Donna Olshan is purging all the paper in her office, from condo prospectuses to typewritten listing sheets. She says real estate needs to digitize. All this paper on the chopping block stems from work at Olshan Realty over the past 35 years. Olshan graduated from George Washington University in 1976 as a journalism and political science major and worked as a sports reporter at Newsday for a few years. In 1979, her father, Marvin Olshan, a prominent NYC lawyer, suggested that she get licensed as a salesperson and try to sell a studio in her building. She sold it in three days. The next year she founded her eponymous company and, as she tells it, went on to become the first in NYC to do corporate relocation. Her eight-person brokerage firm has represented every major corporate relocation company, along with a slew of Fortune 500 companies, including General Electric, Citicorp, Exxon and Mercedes-Benz. She has worked out of her office on the 22nd floor of 641 Lexington Avenue since 1992. “I never went back to journalism, although I did marry a journalist,” she said.
Olshan wears a Tiffany key necklace that her stepmother gave her. “It’s appropriate for what I do,” she said. It also speaks to how she got into corporate relocation in the early ‘80s. Agents would hand doormen five dollars for the key to an apartment they were hoping to show. That’s how Olshan connected with Homequity, the largest relocation company in the country at the time and now PHH Homequity, as a client. She sold an apartment it owned in 10 days and then became the firm’s go-to corporate relocation broker.
Original photos taken by legendary photographer Neil Leifer hang behind Olshan’s desk, including a portrait of Muhammad Ali and a shot of President Kennedy and Vice President Johnson during an opening day baseball game in 1961. Olshan and her husband, Peter Bonventre, are close friends with Leifer. Bonventre is a journalist who once worked at Newsweek and Life magazine, where he knew many classic photographers.
Olshan is a big proponent of the digital cloud and said she wants everything accessible to her on her iPhone. She counts the device among her four “instruments,” the other three being her iPad, computer and landline phone. She recently took a trip to Sicily and said no matter where she went she was able to access anything she needed for work on Google Drive. “I think as brokerage firms become more efficient they’re going to get out of the brick-and-mortar business,” she said.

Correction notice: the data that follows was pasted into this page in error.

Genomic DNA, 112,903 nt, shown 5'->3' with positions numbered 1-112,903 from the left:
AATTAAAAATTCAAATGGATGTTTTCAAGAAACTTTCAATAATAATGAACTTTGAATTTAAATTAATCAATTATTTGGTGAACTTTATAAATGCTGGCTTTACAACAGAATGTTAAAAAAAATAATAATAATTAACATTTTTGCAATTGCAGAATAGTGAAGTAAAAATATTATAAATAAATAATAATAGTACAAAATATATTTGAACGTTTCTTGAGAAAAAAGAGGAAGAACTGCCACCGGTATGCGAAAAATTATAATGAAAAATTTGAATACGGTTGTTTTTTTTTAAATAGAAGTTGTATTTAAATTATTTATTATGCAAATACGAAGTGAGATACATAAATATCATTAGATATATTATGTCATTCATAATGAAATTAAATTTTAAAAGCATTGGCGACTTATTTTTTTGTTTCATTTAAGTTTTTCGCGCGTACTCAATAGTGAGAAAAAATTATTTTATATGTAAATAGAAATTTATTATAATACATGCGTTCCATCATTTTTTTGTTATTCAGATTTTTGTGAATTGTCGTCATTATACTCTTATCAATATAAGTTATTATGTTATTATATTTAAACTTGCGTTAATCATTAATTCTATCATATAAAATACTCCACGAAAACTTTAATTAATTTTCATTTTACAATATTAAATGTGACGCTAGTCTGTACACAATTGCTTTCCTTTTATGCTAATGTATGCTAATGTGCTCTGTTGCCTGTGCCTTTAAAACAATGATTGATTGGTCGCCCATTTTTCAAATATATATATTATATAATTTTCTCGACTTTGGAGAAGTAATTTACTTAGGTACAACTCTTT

Gift from landlord
The Rudin family, which owns the building that Olshan’s office is in, gave her this clock in 2012 for being in the building for 20 years. “What landlord does that? That is classy,” she said. She regularly walks the 35 minutes from the office to her co-op on 85th Street between Park and Madison avenues. She splits her time between her Upper East Side perch and her 1924 Tudor-style house in Bronxville, a Lewis Bowman-designed home “that looks like it was plucked out of the Cotswolds.” Her real estate practice covers both NYC and Westchester. “I’ve got my foot in both doors,” she said.
UES plane crash article
Olshan was showing a penthouse at 524 East 72nd Street on October 11, 2006, when a plane careened into an apartment five floors below her. Cory Lidle, a pitcher for the Yankees, had accidentally crashed his single-engine plane into the building. He and a flight instructor onboard were killed. “It was front page New York Times. It was front page everything,” she said. Olshan — who was quoted about the chaotic scene in many articles, including this one in the London-based Mirror — said she was probably one of the last people in NYC to find out the full story because she kept working after she left the burning building. “What can I say? You just have to roll with it,” she said in the Mirror article.
Friday lunch date
Olshan usually eats lunch in her office but often goes out on Fridays with a group from Stribling & Associates. The group has been meeting for lunch since 1999. Lately they’ve been going to Atlantic Grill on Third Avenue. The lunches allow everyone to share information and hear what colleagues are doing. Olshan said she sees her fellow brokers as clients, not competition. “I view myself as Switzerland neutral,” she said.
Olshan has a 1998 Social Register. The volume is a throwback to old NYC, when building boards were far more selective about the buyers they let in. The registers include facts about families: the yachts they own, the clubs they belong to and the schools they attend. Olshan said social registers mean “zero” today, when money trumps social pedigree. “This is a riot, a real collector’s item,” she said. “They still make it, but most people don’t even know it exists. ”
Olshan keeps her father’s golf scorecard by her desk. He’s a retired partner at Olshan Frome Wolosky, a New York law firm. Two years ago, when he was 85, he shot a 75 at the legendary Old Oaks Country Club in Westchester. When he was younger, he once got to the round of 16 at the prestigious U.S. Amateur tournament. “He’s a great golfer and he has been my mentor for many, many years,” she said. Olshan’s love of sports can be seen in her weekly Luxury Market Report, which includes a box score.